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Industrial Relations Law in the United Kingdom has undergone changes brought about by the Labour government elected in 1997 and by the European Union. While those changes have not been revolutionary, they have contributed to a shift in the landscape of industrial relations. Trade unions' bargaining role has been strengthened and consultation functions have increased. In parallel, however, unions' ability to strike remains very limited and their one-time representational monopoly has been further diluted by the development of alternative channels of worker representation.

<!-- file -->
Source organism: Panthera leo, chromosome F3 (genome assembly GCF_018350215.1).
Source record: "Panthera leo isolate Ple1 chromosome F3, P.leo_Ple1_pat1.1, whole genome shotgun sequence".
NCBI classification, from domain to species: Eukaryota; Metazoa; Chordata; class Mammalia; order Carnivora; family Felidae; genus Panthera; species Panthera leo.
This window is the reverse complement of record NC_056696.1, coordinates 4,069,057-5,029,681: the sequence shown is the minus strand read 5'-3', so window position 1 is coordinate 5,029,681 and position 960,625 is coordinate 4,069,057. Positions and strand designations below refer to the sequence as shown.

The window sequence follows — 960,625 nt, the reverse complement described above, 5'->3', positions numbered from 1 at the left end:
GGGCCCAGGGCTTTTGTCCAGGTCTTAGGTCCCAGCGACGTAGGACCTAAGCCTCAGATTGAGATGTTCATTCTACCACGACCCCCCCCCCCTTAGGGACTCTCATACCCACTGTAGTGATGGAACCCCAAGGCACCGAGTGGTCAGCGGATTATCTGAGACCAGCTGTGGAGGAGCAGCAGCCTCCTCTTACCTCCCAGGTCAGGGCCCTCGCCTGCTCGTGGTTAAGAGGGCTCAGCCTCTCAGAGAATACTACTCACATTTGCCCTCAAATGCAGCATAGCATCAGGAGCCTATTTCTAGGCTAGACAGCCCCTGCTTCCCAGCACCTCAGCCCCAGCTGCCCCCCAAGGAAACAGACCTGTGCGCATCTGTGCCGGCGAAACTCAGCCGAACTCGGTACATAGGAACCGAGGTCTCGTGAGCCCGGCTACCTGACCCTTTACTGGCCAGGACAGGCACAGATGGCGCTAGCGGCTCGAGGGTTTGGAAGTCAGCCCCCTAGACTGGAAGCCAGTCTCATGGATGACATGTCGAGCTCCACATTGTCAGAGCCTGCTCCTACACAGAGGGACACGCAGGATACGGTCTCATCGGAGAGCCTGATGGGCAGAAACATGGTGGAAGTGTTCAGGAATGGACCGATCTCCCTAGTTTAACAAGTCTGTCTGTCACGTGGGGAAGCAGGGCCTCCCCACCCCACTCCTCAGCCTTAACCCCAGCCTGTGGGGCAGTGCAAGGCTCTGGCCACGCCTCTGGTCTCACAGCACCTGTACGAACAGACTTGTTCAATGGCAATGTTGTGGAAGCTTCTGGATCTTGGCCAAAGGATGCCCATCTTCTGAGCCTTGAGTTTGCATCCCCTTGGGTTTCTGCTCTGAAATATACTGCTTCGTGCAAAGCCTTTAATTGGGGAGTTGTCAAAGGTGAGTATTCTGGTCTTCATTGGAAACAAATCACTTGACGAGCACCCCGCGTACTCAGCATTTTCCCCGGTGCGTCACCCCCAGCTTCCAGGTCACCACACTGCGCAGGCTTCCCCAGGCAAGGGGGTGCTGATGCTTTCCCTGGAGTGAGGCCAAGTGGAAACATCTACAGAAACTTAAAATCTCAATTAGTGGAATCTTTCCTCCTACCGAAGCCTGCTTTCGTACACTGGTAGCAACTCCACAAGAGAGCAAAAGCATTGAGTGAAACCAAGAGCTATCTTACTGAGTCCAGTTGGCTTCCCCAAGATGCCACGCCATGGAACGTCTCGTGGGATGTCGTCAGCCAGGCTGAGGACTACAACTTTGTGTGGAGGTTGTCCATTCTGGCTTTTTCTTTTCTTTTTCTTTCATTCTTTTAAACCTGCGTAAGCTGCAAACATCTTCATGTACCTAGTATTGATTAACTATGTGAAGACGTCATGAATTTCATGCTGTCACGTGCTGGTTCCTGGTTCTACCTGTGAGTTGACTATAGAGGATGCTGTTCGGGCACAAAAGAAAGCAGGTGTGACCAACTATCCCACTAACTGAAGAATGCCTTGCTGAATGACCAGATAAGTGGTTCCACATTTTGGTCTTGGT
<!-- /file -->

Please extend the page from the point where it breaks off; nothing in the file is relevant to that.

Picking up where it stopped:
This book gives an overview of the legal framework governing industrial relations in the United Kingdom at a time when a possible return of a Conservative government threatens to undermine limited advances in collective employment law. The publication is of interest to those studying collective labour law and industrial relations in a national, European and international context.